Working With Whistleblowers: panel at the Global Investigative Journalism Conference. Both whistleblowers and journalists explained the challenges they face when working together. Journalists and whistleblowers have a tight-knit yet complex relationship. Although both need each other, their exchanges are often tense. Check out the session recap here. Video here.
Organizations by Country
AfriLEAKS is run by an alliance of African news organisations that use a secure dropbox for leaks. Individuals can send us documents and select which of its member organisations should perform an investigation. It’s a joint project of the African Network of Centers for Investigative Reporting with the Hermes Center for Transparency and Digital Human Rights.
Open Democracy Advice Centre’s mission is to promote open and transparent democracy; foster a culture of corporate and government accountability; and educate citizens on human rights. The Centre promotes transparency, enhances access to information and open data, and supports whistleblowers.
Whistleblowing Austria was established in 2011 as an organization to help citizens take action to disclose wrongdoings and misconduct.
Whistleblowers Network is a volunteer membership organization created in 2006 by journalists and whistleblowers. The association advises and serves whistleblowers, researchers, and journalists when appropriate. The site is a platform for information on whistleblowing and hosts a blog with daily updated news.
K Monitor Watchdog for Public Funds was founded in 2007 as a forum for keeping Hungarian and international corruption-related cases in the news. The association promotes the idea of an information society through investigative journalism, and the website runs a database for journalists, as well as resources for whistleblowers.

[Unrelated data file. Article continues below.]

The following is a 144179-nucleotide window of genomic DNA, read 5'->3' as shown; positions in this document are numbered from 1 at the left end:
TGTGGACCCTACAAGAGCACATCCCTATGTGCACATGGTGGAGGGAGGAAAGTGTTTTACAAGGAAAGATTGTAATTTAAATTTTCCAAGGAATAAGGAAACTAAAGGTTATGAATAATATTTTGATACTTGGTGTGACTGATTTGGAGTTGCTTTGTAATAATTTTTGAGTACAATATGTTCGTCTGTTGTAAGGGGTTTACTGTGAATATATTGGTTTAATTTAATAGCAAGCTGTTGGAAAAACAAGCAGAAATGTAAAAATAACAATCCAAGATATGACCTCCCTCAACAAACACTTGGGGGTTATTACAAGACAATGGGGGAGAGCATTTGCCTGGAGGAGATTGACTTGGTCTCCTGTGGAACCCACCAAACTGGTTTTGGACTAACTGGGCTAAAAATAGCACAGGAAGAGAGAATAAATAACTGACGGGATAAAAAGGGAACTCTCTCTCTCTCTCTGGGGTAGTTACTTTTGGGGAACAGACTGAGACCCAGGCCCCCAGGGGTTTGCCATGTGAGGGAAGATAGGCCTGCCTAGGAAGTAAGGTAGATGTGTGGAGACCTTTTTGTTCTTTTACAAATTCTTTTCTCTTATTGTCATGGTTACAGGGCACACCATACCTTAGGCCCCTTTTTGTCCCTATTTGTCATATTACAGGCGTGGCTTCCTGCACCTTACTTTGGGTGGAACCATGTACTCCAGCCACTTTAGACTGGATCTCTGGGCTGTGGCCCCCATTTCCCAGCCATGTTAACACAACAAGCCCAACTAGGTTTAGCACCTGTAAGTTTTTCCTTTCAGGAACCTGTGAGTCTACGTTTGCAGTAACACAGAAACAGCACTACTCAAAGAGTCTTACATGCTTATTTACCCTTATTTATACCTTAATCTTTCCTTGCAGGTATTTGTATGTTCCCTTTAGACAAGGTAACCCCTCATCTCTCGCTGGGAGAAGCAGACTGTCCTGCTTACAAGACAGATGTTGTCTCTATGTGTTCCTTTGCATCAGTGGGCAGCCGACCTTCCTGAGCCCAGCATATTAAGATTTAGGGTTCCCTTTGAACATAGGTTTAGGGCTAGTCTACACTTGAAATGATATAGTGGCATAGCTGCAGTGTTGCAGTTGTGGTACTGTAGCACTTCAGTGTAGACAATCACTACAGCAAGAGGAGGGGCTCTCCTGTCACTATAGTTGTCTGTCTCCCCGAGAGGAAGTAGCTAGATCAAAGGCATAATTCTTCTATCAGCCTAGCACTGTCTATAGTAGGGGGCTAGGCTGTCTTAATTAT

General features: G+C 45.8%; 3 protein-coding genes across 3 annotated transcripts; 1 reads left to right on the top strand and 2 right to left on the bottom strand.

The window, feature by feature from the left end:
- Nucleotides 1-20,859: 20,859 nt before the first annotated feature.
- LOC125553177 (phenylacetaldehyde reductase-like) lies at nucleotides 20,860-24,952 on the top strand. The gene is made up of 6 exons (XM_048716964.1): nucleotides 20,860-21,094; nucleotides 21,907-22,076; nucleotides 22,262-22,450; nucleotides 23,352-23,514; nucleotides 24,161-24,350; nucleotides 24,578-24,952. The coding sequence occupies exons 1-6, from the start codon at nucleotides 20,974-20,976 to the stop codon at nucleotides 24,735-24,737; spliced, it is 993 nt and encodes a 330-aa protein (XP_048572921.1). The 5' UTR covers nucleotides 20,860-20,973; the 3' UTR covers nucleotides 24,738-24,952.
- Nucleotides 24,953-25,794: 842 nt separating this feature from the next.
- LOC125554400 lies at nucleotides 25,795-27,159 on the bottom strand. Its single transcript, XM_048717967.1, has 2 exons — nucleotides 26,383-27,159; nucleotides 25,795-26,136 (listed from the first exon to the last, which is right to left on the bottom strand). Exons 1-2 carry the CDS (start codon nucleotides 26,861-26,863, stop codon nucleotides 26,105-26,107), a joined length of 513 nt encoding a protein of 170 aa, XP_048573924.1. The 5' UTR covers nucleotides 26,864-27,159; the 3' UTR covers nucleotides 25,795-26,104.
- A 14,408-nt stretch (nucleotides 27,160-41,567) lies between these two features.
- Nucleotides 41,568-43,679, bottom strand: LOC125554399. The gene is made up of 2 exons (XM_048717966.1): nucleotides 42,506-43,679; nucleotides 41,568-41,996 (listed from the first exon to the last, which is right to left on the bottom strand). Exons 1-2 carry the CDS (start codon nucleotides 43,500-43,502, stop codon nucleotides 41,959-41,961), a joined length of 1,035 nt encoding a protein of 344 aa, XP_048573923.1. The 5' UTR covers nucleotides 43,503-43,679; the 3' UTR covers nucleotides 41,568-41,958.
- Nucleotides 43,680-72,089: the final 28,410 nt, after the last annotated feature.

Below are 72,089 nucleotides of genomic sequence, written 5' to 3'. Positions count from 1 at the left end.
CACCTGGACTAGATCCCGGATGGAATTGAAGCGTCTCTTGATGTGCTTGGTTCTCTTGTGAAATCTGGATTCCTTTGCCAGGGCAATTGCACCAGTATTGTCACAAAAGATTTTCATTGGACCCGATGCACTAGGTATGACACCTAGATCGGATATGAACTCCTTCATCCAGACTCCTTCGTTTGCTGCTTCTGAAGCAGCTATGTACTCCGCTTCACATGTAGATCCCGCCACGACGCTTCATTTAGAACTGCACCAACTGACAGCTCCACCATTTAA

Transparency International Ireland was founded in 2004 and works to create a “level playing field” for the public and private sectors. Its mission is to empower people through education, information, and research.
Advice Centre for Whistleblowers was established in 2012 to provide support for whistleblowers through an advice hotline.
Stefan Batory Foundation is an independent private Polish foundation established in 1988 with a mission to build an open, informed, and democratic society.
Transparency International-Russia, founded in 1999, mobilizes civil society, including media, to fight corruption and work to institutionalize principles of transparency and accountability in the public and private sectors.
Public Concern at Work was established in 1993. It aims to help make whistleblowing work so that dangers, wrongdoing, and serious risks that threaten the public good are deterred or at least detected before serious damage is caused. PCW runs a free confidential advice line, provides support and services to related organizations, and engages in policy work and public education activities.
The Whistler is a fellowship alliance that brings together Compassion in Care and the Centre for Investigative Journalism with the intention of protecting all whistleblowers regardless of race, religion, or politics. It is an organization by whistleblowers and for whistleblowers that offers professional support, advice, and assistance on legal, emotional, and financial matters.
Accion Ciudadana was founded in 1996 and has been a Transparency International chapter since 2006. It is a civil society organization working for transparency and integrity in Guatemala.
MexicoLeaks is a platform backed by eight Mexican organizations: Animal Politico, emeequis, Másde131, Periodistas de a Pie, Poder, Proceso, R3D, and Arestegui Noticias.
Canadians for Accountability assists whistleblowers, educates and promotes an understanding of whistleblowing among Canadians, and promotes a culture of truth, transparency, and integrity in Canada’s public and private sector institutions.
Federal Accountability Initiative for Reform is a Canadian public-interest organization that supports legislation and management practices that protect whistleblowers.
Government Accountability Project (GAP) is a Washington, D.C.-based non-profit, public interest law firm that supports the practice of whistleblowing.
Project on Government Oversight (POGO) is a Washington, D.C.-based, independent watchdog organization working with whistleblowers, journalists, and government officials to realize good government reforms.
National Whistleblowers Center is a Washington, DC-based, non-profit organization that sponsors advocacy, education, and assistance projects on whistleblowing.